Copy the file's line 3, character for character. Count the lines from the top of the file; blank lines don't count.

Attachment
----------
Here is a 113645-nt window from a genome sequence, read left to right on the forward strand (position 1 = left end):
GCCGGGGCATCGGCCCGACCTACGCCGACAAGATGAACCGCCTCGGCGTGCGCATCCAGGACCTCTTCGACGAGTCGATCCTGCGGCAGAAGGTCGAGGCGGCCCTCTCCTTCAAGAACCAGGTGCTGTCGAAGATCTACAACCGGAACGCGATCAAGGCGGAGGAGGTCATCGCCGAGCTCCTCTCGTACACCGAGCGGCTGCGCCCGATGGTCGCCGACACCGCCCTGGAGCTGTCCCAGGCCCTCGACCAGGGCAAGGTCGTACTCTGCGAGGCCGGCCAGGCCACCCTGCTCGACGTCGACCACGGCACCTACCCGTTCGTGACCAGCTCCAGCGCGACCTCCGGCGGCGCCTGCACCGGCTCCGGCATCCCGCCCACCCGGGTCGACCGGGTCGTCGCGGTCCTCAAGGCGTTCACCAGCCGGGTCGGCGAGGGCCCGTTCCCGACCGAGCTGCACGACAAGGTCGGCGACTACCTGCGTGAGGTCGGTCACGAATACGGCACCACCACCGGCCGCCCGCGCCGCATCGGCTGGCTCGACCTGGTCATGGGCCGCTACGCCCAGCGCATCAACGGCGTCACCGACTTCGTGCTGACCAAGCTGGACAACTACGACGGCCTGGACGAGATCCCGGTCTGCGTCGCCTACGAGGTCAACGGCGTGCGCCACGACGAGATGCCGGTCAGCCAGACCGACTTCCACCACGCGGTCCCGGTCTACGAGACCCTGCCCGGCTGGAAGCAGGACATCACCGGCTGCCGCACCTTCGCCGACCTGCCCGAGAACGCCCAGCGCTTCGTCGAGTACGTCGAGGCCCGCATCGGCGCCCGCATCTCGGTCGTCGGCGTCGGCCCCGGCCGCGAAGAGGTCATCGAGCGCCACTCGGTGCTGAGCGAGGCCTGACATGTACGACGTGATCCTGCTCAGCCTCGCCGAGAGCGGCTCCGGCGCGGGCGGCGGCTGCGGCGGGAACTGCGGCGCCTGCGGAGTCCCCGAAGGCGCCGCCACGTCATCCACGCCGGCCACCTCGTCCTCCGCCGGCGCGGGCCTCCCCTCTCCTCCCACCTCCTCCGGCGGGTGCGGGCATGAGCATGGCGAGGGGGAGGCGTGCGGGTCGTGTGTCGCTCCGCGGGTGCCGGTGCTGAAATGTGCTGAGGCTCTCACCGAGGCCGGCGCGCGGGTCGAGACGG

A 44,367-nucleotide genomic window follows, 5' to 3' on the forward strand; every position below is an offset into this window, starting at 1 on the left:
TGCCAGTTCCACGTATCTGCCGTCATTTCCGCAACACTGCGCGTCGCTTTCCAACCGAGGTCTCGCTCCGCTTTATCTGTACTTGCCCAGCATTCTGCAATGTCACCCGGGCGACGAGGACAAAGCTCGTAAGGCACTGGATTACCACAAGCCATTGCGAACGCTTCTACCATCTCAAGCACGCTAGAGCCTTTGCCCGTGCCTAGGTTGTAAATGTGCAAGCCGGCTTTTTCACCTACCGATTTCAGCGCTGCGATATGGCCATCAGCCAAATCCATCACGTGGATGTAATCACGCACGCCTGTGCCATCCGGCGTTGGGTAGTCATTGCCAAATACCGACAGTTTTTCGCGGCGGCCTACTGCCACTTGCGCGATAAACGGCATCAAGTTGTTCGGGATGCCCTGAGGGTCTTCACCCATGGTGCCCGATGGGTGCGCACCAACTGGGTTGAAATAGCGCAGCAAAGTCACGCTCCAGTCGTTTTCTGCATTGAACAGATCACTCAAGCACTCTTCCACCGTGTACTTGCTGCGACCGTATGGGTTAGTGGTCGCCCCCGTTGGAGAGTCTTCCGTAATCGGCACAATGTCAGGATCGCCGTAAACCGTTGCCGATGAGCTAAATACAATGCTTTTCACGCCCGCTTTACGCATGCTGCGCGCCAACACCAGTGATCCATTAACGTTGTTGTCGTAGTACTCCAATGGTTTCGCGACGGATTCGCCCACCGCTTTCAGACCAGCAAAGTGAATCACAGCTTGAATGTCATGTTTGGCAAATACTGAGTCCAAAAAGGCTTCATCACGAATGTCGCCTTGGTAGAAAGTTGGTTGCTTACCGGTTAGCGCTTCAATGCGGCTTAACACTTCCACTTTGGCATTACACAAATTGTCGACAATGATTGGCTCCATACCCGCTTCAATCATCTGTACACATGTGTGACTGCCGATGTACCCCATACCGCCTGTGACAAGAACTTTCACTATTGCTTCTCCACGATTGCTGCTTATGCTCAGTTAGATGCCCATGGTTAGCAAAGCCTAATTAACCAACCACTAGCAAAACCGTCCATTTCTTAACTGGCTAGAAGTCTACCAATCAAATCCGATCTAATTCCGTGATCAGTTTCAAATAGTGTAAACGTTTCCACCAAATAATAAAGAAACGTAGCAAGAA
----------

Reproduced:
A 44,367-nucleotide genomic window follows, 5' to 3' on the forward strand; every position below is an offset into this window, starting at 1 on the left: